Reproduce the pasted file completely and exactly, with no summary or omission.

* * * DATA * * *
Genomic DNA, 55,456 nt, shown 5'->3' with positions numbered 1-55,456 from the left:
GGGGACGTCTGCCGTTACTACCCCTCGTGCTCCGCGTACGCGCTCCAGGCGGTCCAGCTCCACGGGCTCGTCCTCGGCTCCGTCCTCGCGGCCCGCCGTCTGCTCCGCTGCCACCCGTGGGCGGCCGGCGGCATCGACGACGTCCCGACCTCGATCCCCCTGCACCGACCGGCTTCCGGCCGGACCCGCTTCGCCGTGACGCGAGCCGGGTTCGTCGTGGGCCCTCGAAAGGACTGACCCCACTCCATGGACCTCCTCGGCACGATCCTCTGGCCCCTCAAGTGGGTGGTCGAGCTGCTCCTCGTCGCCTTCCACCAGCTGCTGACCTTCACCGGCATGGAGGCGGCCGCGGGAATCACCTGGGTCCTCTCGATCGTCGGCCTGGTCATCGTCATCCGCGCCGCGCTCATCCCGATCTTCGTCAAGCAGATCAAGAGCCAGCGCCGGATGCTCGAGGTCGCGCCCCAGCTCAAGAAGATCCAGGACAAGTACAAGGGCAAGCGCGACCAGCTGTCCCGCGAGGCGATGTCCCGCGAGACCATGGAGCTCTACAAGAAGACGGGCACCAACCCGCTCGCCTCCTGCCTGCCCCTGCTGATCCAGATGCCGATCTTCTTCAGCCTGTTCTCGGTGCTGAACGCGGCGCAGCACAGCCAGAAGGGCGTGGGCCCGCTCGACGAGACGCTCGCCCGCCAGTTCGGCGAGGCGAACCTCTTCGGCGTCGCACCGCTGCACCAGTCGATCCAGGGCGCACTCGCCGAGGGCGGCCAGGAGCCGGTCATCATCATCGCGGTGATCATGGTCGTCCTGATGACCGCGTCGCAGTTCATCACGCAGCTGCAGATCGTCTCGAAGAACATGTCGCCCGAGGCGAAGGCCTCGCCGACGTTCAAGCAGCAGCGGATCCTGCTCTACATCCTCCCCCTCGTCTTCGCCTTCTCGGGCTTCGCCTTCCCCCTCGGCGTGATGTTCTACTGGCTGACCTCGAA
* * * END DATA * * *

Genomic DNA, 55,456 nt, shown 5'->3' with positions numbered 1-55,456 from the left:
GGGGACGTCTGCCGTTACTACCCCTCGTGCTCCGCGTACGCGCTCCAGGCGGTCCAGCTCCACGGGCTCGTCCTCGGCTCCGTCCTCGCGGCCCGCCGTCTGCTCCGCTGCCACCCGTGGGCGGCCGGCGGCATCGACGACGTCCCGACCTCGATCCCCCTGCACCGACCGGCTTCCGGCCGGACCCGCTTCGCCGTGACGCGAGCCGGGTTCGTCGTGGGCCCTCGAAAGGACTGACCCCACTCCATGGACCTCCTCGGCACGATCCTCTGGCCCCTCAAGTGGGTGGTCGAGCTGCTCCTCGTCGCCTTCCACCAGCTGCTGACCTTCACCGGCATGGAGGCGGCCGCGGGAATCACCTGGGTCCTCTCGATCGTCGGCCTGGTCATCGTCATCCGCGCCGCGCTCATCCCGATCTTCGTCAAGCAGATCAAGAGCCAGCGCCGGATGCTCGAGGTCGCGCCCCAGCTCAAGAAGATCCAGGACAAGTACAAGGGCAAGCGCGACCAGCTGTCCCGCGAGGCGATGTCCCGCGAGACCATGGAGCTCTACAAGAAGACGGGCACCAACCCGCTCGCCTCCTGCCTGCCCCTGCTGATCCAGATGCCGATCTTCTTCAGCCTGTTCTCGGTGCTGAACGCGGCGCAGCACAGCCAGAAGGGCGTGGGCCCGCTCGACGAGACGCTCGCCCGCCAGTTCGGCGAGGCGAACCTCTTCGGCGTCGCACCGCTGCACCAGTCGATCCAGGGCGCACTCGCCGAGGGCGGCCAGGAGCCGGTCATCATCATCGCGGTGATCATGGTCGTCCTGATGACCGCGTCGCAGTTCATCACGCAGCTGCAGATCGTCTCGAAGAACATGTCGCCCGAGGCGAAGGCCTCGCCGACGTTCAAGCAGCAGCGGATCCTGCTCTACATCCTCCCCCTCGTCTTCGCCTTCTCGGGCTTCGCCTTCCCCCTCGGCGTGATGTTCTACTGGCTGACCTCGAA